A significant proportion of the scientific community’s current knowledge of hydrogen bonding has been derived from crystal structure data. Research at the CCDC has investigated many aspects of hydrogen bonded interactions including; H-bond directionality at both the acceptor and at donor-H, the relationship between H-bond geometries and their interaction energies, resonance-assisted and resonance-induced H-bonding, the chemical and steric requirements for intramolecular H-bonding, and a general survey of motifs formed by strong intermolecular H-bonds. Importantly, CCDC research established that most short C-H•••Acceptor contacts were true H-bonds (Taylor & Kennard, 1985), a paper that settled a long-running dispute and has received nearly 2,000 citations in the ensuing years.
A substantial amount of research has also been done in the area of non-covalent contacts between dipolar groups. These types of interactions have been observed in small organic, metal-organic and in macromolecular structures. Orthogonal dipolar interactions between carbonyl groups have even been suggested to be important in the folding of some proteins and for the occurrence of some amino acid conformers in seldom occupied regions of Ramachandran space. As in the case of hydrogen-bonds, research at the CCDC has highlighted the complementarity between knowledge-based analysis and theoretical methods in determining preferred geometries and relative interaction propensities.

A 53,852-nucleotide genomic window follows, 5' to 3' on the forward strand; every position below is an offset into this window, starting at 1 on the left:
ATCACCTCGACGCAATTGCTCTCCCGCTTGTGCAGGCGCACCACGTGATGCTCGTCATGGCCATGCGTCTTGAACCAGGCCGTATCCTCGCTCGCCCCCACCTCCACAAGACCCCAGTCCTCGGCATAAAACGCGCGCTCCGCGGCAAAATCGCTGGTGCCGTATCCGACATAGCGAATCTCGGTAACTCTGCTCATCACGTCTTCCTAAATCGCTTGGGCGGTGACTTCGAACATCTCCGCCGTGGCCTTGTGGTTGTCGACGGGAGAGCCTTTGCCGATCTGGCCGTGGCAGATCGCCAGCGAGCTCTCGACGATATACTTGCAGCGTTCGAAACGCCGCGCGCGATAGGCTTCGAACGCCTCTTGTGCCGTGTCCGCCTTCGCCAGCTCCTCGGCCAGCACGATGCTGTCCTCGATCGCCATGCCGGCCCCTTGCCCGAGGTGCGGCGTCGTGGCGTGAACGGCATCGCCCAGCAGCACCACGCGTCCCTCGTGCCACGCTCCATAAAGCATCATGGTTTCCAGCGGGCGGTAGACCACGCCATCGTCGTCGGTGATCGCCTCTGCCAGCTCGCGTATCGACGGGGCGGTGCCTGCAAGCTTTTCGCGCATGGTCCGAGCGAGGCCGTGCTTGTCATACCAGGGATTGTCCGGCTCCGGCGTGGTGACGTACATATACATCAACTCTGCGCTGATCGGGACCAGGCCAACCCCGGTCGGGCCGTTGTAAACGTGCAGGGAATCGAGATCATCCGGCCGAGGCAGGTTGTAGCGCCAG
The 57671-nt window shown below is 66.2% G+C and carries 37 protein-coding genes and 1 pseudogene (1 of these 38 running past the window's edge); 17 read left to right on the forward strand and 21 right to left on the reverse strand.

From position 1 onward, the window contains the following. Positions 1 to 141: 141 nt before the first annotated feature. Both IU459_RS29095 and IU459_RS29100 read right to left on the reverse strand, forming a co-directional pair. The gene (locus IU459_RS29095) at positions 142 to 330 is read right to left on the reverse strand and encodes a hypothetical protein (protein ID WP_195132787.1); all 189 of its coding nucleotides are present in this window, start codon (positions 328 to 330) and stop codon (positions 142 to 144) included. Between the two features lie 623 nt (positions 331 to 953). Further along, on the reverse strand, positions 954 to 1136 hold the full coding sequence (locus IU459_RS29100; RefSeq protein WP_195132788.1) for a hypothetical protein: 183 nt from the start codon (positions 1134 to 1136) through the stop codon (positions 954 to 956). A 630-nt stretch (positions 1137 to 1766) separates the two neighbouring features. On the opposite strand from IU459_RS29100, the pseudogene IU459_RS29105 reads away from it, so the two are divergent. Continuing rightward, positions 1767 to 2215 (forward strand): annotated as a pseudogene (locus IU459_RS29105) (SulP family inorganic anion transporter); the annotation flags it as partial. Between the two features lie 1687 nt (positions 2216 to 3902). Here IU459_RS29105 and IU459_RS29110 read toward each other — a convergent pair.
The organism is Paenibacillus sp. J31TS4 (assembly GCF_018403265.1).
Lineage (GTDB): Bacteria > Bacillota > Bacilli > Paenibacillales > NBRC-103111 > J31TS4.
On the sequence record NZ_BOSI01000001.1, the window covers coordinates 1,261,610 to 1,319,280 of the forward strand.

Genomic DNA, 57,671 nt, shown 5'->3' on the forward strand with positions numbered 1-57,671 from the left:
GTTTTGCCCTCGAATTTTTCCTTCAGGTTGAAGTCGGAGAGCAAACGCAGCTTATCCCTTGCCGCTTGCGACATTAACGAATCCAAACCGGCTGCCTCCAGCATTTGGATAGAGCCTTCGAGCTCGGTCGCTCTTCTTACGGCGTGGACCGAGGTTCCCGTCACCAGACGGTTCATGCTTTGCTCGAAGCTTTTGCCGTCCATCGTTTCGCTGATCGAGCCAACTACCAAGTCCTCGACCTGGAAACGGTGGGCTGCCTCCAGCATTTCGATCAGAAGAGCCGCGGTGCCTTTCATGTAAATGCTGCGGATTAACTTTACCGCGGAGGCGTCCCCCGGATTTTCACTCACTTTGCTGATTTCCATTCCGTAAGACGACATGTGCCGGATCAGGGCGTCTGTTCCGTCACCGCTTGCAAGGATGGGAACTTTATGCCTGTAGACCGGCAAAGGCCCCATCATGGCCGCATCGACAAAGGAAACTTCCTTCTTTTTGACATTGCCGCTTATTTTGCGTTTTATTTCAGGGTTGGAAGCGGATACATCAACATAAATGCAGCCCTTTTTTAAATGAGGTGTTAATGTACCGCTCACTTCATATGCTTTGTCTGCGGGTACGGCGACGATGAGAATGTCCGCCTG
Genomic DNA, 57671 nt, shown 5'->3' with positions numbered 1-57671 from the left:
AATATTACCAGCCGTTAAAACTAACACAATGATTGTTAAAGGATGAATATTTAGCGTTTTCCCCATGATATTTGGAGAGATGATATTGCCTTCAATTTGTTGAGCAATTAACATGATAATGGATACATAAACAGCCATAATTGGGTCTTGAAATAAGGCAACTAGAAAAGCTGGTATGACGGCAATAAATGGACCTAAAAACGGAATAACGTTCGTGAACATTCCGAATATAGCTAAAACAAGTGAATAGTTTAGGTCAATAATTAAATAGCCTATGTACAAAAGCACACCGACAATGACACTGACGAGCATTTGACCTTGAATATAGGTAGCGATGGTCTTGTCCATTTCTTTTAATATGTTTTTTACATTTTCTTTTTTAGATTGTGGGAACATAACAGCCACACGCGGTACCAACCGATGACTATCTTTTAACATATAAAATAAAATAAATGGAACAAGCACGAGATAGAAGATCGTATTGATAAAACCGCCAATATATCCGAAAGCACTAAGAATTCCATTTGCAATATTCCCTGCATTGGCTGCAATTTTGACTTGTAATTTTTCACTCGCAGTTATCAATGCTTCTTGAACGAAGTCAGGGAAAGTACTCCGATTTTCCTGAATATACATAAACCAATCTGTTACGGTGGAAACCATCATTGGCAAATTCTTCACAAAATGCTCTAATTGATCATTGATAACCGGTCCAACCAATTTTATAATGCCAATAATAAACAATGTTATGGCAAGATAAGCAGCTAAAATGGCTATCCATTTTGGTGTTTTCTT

The focus of research is now turning to intermolecular interactions other than hydrogen bonds. These present major difficulties, not least because of variability in distances and directionality. Initial work in this area has focussed on Full Interaction Maps; contours generated over a whole molecule to probe the different regions of intermolecular "bonding". This work is very nascent but the goal is to develop it into a quantitative method for scoring polymorphs, taking account of all interactions.